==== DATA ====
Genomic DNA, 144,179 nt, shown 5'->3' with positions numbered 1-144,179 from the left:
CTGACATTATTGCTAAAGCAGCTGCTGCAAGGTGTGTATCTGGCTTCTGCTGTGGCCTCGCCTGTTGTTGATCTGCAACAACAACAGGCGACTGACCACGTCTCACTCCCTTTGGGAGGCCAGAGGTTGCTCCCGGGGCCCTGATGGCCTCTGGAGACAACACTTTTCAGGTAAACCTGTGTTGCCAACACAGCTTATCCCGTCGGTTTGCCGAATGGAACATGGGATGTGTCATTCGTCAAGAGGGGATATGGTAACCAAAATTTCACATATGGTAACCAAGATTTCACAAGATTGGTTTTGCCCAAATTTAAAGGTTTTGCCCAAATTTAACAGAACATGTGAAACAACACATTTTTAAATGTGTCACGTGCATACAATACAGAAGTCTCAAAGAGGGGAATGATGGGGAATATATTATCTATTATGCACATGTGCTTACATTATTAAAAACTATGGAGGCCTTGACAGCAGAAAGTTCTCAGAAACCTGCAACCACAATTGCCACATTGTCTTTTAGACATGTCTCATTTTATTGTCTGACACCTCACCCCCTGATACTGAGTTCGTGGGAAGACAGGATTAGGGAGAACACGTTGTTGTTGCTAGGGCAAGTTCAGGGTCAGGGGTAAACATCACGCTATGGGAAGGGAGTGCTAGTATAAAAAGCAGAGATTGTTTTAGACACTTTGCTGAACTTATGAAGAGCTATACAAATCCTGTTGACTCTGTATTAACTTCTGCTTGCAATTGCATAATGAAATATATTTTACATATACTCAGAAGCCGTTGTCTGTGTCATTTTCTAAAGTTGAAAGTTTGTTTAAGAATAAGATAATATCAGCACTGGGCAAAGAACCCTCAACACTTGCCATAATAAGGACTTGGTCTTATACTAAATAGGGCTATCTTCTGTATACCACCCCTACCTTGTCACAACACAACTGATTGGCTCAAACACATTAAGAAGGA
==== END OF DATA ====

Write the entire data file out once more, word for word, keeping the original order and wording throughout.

Genomic DNA, 144,179 nt, shown 5'->3' with positions numbered 1-144,179 from the left:
CTGACATTATTGCTAAAGCAGCTGCTGCAAGGTGTGTATCTGGCTTCTGCTGTGGCCTCGCCTGTTGTTGATCTGCAACAACAACAGGCGACTGACCACGTCTCACTCCCTTTGGGAGGCCAGAGGTTGCTCCCGGGGCCCTGATGGCCTCTGGAGACAACACTTTTCAGGTAAACCTGTGTTGCCAACACAGCTTATCCCGTCGGTTTGCCGAATGGAACATGGGATGTGTCATTCGTCAAGAGGGGATATGGTAACCAAAATTTCACATATGGTAACCAAGATTTCACAAGATTGGTTTTGCCCAAATTTAAAGGTTTTGCCCAAATTTAACAGAACATGTGAAACAACACATTTTTAAATGTGTCACGTGCATACAATACAGAAGTCTCAAAGAGGGGAATGATGGGGAATATATTATCTATTATGCACATGTGCTTACATTATTAAAAACTATGGAGGCCTTGACAGCAGAAAGTTCTCAGAAACCTGCAACCACAATTGCCACATTGTCTTTTAGACATGTCTCATTTTATTGTCTGACACCTCACCCCCTGATACTGAGTTCGTGGGAAGACAGGATTAGGGAGAACACGTTGTTGTTGCTAGGGCAAGTTCAGGGTCAGGGGTAAACATCACGCTATGGGAAGGGAGTGCTAGTATAAAAAGCAGAGATTGTTTTAGACACTTTGCTGAACTTATGAAGAGCTATACAAATCCTGTTGACTCTGTATTAACTTCTGCTTGCAATTGCATAATGAAATATATTTTACATATACTCAGAAGCCGTTGTCTGTGTCATTTTCTAAAGTTGAAAGTTTGTTTAAGAATAAGATAATATCAGCACTGGGCAAAGAACCCTCAACACTTGCCATAATAAGGACTTGGTCTTATACTAAATAGGGCTATCTTCTGTATACCACCCCTACCTTGTCACAACACAACTGATTGGCTCAAACACATTAAGAAGGA